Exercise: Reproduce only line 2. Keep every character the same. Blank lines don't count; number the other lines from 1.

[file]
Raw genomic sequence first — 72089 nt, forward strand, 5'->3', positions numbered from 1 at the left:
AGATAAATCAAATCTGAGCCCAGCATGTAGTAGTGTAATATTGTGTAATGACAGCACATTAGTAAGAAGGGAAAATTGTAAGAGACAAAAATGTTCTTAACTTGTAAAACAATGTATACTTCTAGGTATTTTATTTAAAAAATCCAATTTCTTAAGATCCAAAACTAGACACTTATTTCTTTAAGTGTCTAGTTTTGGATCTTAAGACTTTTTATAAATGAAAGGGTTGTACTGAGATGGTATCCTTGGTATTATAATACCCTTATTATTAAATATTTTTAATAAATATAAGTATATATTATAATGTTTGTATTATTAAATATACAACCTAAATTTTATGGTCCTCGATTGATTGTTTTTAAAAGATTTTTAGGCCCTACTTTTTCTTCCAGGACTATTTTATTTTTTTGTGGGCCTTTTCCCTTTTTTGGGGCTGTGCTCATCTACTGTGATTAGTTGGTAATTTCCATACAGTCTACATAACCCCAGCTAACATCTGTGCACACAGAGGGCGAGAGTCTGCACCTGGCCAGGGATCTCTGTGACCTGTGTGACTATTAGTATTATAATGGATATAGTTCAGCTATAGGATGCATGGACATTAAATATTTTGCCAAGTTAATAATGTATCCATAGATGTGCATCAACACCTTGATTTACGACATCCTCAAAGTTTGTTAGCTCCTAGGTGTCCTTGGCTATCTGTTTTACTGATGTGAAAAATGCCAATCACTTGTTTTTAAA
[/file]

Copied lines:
AGATAAATCAAATCTGAGCCCAGCATGTAGTAGTGTAATATTGTGTAATGACAGCACATTAGTAAGAAGGGAAAATTGTAAGAGACAAAAATGTTCTTAACTTGTAAAACAATGTATACTTCTAGGTATTTTATTTAAAAAATCCAATTTCTTAAGATCCAAAACTAGACACTTATTTCTTTAAGTGTCTAGTTTTGGATCTTAAGACTTTTTATAAATGAAAGGGTTGTACTGAGATGGTATCCTTGGTATTATAATACCCTTATTATTAAATATTTTTAATAAATATAAGTATATATTATAATGTTTGTATTATTAAATATACAACCTAAATTTTATGGTCCTCGATTGATTGTTTTTAAAAGATTTTTAGGCCCTACTTTTTCTTCCAGGACTATTTTATTTTTTTGTGGGCCTTTTCCCTTTTTTGGGGCTGTGCTCATCTACTGTGATTAGTTGGTAATTTCCATACAGTCTACATAACCCCAGCTAACATCTGTGCACACAGAGGGCGAGAGTCTGCACCTGGCCAGGGATCTCTGTGACCTGTGTGACTATTAGTATTATAATGGATATAGTTCAGCTATAGGATGCATGGACATTAAATATTTTGCCAAGTTAATAATGTATCCATAGATGTGCATCAACACCTTGATTTACGACATCCTCAAAGTTTGTTAGCTCCTAGGTGTCCTTGGCTATCTGTTTTACTGATGTGAAAAATGCCAATCACTTGTTTTTAAA